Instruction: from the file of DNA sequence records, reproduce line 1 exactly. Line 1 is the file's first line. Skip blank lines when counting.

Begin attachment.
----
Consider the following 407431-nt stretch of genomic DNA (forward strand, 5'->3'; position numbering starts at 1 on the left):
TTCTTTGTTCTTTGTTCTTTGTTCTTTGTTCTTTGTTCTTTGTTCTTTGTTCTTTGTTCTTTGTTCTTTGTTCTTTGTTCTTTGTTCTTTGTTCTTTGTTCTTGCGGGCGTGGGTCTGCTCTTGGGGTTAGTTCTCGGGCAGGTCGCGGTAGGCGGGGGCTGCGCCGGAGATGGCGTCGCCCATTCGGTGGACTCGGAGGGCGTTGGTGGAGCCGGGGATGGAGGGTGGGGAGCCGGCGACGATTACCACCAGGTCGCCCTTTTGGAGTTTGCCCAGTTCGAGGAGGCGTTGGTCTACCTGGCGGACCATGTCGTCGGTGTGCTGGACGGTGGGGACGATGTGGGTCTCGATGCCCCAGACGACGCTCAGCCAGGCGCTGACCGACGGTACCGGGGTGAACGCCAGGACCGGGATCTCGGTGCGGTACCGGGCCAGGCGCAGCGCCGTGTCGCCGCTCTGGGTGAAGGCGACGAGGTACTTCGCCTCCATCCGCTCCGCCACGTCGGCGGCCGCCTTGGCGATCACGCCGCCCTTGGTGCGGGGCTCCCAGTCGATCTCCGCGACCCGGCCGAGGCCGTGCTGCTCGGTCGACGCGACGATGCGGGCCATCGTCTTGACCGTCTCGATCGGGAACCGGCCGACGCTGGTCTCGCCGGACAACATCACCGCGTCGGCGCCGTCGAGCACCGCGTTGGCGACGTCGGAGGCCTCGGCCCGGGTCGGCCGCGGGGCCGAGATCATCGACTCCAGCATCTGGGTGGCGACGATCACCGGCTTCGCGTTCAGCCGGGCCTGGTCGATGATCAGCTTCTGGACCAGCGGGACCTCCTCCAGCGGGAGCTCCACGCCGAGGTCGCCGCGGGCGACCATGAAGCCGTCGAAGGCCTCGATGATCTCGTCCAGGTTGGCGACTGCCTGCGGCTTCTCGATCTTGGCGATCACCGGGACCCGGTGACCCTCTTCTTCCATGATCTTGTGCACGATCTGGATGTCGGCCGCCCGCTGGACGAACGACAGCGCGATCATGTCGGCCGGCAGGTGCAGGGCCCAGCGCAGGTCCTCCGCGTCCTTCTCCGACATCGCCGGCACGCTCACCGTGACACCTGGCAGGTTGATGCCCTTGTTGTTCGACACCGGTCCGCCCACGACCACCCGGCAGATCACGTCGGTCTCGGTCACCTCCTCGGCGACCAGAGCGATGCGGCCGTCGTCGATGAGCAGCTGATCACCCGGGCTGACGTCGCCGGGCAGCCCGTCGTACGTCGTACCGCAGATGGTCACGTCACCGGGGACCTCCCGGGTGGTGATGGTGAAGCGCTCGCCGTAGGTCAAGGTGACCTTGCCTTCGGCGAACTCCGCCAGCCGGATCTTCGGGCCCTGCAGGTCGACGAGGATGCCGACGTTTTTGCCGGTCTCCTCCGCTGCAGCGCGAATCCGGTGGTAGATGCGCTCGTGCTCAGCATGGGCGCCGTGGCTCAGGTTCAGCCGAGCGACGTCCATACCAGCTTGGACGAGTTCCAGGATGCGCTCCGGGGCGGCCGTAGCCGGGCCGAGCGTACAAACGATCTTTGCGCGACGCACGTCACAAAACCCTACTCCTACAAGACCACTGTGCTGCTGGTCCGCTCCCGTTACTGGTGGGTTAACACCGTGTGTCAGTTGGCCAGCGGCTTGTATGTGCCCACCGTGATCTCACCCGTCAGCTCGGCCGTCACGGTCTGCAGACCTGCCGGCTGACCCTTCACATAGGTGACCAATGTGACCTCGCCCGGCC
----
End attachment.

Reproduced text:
Consider the following 407431-nt stretch of genomic DNA (forward strand, 5'->3'; position numbering starts at 1 on the left):